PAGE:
Haibun Today
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A Quarterly Journal
Jeffrey Woodward, Editor
Volume 4, Number 4, December 2010



Lucas Stensland
Minneapolis, Minnesota, USA

 

Love, Phones & Other Connections

Sitting at a table with my brother and two of our friends in a worn-down Thai restaurant that is struggling to be something it isn’t, hip and young, we’re listening to some guy DJ a genre of music that is foreign and foreign to me.  Even though I’m not quite the desired demographic, the place serves me noodles and vodka anyway.  My phone is on the table in front of me, and I can’t help but constantly check it for a possible missed call or unread text message.  I need some air.

Outside I light a cigarette in which I have little interest.  I feel I need an excuse to be out here and something to do with my hands.  I’m used to receiving four phone calls a day from her and at least seventy text messages.  I’m not kidding, seventy.  I just went through a messy break-up, and I don’t know what I feel for this new girl.  It dawns on me that I need a break from all romance, something I’ve often said but seldom believed.  I’ve been dating a lot, and it’s leaving me weary and wandering.  My happiness can’t be dependent on women I hardly know.  I should look out for myself for a little while and ease out of these situations.  After all, I’ve had a much longer history with myself.

this quiet boulevard . . .
I hear my phone
not ringing

“I’m getting a cat,” I announce to the table as I sit.  Turning my back on romance will leave a hole.  A cat seems like the ideal distraction, something to care about and something to show me tenderness, a perfect buffer.  The plan makes me happy, and I’m able to forget about my phone and follow the conversations.  The late-night happy hour starts, and we drink more than we say we will.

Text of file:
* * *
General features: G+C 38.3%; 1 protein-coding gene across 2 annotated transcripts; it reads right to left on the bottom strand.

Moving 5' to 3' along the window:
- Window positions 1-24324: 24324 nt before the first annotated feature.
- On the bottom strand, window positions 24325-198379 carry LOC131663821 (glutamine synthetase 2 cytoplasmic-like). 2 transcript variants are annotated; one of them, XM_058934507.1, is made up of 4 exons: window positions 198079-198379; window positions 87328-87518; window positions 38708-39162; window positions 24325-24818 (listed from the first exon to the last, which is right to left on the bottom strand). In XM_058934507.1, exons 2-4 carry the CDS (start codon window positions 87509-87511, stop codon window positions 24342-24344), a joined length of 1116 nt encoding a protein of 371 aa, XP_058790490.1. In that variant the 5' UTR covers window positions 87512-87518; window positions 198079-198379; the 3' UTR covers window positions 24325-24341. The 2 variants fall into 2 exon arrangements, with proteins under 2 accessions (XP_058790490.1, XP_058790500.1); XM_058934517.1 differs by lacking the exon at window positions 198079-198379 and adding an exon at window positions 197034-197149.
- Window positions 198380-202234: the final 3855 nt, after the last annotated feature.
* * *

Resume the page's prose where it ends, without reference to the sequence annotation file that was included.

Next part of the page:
I get home, hit the couch and put on one of those Ben Gazzara movies where he’s pretending not to be sad.  Suddenly there is meowing outside my door in the apartment hallway.  It’s like something out of a bad fable.  I open the door and a dirty cat meows at me while running in.  It rubs against my leg, giving a world of affection. Being on friendly terms with my neighbors, I know it doesn’t belong to any of them.  Not knowing what to do, I reach down to pet the cat.  It licks my hand and headbutts my leg.  In the cupboard I have a can of tuna, which I open and offer, but the cat ignores it and continues rubbing and licking me.

Where I move, it moves.  I start rearranging my apartment in my mind, wondering where I could put a litter box.  But then I catch myself: I’m on the verge of becoming the guy who adopts a stray cat and thinks it’s an answered prayer.  I hear the cat meowing outside, where I tossed it, as I climb the stairs back to my apartment.

she offers to pay
half the check . . .
not ready for love

end

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